Webber’s observational and interview research in “Brushingwood”, a pseudonymous outer- London town, suggests young people don’t necessarily experience relative deprivation in a way that promotes criminality. He argued, for example, “The young people articulated their aspirations to good careers, but more than this expected to reach these goals. They had bought into the ideology of the ‘good job’, all that was needed was to listen and encourage the aspiration”.

    Relative deprivation?

    They were quite prepared, in other words, to work legitimately towards the various goals our society had set but their efforts were invariably blocked by the behaviour of control agencies such as teachers and the police. For the latter “the focus…was very much on youth as a problem. Consequently, the young people were discussed with reference to their disruptive behaviour, energies were directed towards the goal of crime control”.

    There was, Webber argued, “no clear causal link between relative deprivation and crime”, precisely because “Young people do not perceive deprivation in a straightforward way”.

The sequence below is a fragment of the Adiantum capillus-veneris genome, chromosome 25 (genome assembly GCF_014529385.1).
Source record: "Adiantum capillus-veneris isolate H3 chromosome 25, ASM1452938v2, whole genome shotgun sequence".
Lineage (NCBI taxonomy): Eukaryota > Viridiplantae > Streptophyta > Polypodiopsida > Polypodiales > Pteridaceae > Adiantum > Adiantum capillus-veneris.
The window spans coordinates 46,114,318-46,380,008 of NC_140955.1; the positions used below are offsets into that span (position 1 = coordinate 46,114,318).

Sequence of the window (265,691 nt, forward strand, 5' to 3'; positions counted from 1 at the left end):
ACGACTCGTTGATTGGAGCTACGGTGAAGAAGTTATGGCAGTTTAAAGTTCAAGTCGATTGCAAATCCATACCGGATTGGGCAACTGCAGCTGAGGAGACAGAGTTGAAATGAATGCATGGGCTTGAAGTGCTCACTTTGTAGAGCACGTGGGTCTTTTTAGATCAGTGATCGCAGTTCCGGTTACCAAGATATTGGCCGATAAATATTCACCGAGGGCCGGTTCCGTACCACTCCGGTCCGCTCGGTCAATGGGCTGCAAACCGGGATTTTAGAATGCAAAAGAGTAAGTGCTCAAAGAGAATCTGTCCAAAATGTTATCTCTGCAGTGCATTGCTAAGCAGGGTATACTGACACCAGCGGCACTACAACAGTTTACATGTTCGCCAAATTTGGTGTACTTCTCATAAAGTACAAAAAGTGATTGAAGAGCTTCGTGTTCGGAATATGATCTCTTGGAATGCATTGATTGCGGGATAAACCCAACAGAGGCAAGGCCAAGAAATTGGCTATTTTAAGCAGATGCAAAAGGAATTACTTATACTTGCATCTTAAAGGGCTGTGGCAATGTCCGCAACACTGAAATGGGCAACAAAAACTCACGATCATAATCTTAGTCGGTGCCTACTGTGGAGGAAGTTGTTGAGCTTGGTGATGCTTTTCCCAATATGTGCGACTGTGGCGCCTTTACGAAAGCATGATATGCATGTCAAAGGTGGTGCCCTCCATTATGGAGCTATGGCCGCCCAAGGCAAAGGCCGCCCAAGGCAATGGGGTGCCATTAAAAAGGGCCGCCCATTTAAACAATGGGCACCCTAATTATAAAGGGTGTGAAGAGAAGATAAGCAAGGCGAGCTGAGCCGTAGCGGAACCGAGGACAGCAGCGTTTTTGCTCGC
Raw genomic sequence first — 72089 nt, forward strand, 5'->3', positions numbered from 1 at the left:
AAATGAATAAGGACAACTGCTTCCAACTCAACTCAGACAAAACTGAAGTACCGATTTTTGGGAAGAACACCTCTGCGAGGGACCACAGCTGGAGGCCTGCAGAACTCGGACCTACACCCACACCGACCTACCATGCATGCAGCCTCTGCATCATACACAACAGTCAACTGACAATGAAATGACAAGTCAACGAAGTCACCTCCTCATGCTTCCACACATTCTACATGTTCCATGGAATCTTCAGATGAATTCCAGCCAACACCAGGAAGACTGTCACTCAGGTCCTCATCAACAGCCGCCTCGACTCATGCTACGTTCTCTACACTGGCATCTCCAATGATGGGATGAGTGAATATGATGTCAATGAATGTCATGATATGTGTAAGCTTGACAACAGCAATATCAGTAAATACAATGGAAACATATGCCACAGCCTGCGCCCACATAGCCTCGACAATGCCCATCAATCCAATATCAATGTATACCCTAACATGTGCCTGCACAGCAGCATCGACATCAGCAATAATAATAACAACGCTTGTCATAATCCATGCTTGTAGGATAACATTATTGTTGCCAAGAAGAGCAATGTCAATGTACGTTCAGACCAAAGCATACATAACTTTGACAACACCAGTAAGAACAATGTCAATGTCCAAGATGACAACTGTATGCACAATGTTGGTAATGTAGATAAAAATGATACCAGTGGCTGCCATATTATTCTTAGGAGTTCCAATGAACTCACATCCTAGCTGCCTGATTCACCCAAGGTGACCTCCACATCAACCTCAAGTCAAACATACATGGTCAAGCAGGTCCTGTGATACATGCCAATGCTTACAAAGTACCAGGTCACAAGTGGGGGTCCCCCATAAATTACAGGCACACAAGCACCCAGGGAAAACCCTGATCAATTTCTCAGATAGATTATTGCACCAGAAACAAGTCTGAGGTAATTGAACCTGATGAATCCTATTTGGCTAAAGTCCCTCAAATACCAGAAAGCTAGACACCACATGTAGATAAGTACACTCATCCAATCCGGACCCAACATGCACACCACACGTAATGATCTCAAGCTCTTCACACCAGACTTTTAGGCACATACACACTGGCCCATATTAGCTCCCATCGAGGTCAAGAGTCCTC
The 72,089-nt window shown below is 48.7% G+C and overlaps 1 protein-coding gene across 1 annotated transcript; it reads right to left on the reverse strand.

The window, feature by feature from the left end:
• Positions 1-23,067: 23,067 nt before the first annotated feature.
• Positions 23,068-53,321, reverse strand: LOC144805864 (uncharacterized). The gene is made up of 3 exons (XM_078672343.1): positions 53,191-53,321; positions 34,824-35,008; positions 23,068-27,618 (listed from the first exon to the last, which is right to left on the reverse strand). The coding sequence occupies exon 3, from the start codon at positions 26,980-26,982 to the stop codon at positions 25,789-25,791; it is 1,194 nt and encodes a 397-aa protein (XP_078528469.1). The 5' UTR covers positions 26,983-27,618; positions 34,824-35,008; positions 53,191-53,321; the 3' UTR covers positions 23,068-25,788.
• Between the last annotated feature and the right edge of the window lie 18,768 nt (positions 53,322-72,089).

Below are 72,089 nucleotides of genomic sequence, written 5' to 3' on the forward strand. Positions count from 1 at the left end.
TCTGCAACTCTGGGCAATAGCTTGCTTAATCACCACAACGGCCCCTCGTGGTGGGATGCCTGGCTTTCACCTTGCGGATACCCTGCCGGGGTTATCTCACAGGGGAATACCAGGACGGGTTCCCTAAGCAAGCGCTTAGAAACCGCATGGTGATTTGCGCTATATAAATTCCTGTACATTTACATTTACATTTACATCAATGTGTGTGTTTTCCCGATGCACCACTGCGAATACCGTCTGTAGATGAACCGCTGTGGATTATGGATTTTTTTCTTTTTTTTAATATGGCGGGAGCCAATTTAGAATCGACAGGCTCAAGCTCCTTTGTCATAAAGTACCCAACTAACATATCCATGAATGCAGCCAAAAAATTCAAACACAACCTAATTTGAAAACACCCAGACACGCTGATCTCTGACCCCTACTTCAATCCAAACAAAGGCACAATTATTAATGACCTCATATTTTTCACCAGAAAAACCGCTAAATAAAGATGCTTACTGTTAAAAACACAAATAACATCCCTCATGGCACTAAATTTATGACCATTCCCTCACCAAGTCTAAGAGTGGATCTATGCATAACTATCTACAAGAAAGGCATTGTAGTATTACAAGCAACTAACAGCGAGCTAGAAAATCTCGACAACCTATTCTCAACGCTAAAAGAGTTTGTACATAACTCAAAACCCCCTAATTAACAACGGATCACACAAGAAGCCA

Rather than seeing relative deprivation as something the individual internalises and, by so doing, acts-out ways of overcoming a sense of grievance through crime,  Webber’s research suggests the reverse. The operation of local control agencies, from schools to the police, act in ways to block deprived young people from achieving their career goals: from school teachers “predicting the criminal choices” of their pupils, to police and politicians viewing them as “thugs” and “yobs” whose behaviour must be closely patrolled and punished.

    Relative deprivation, Webber suggests, only kicks-in after certain young people – male, working-class – are labelled in ways that serve to block legitimate routes to future success: “in an ironic role-reversal it is the school predicting the criminal choices and [young people] who are struggling for the legitimate means”.  

    As he concludes, “Relative deprivation is not about blocked aspiration, but where the expectation of gaining something is blocked (for example a good career, respect or consumer goods)”.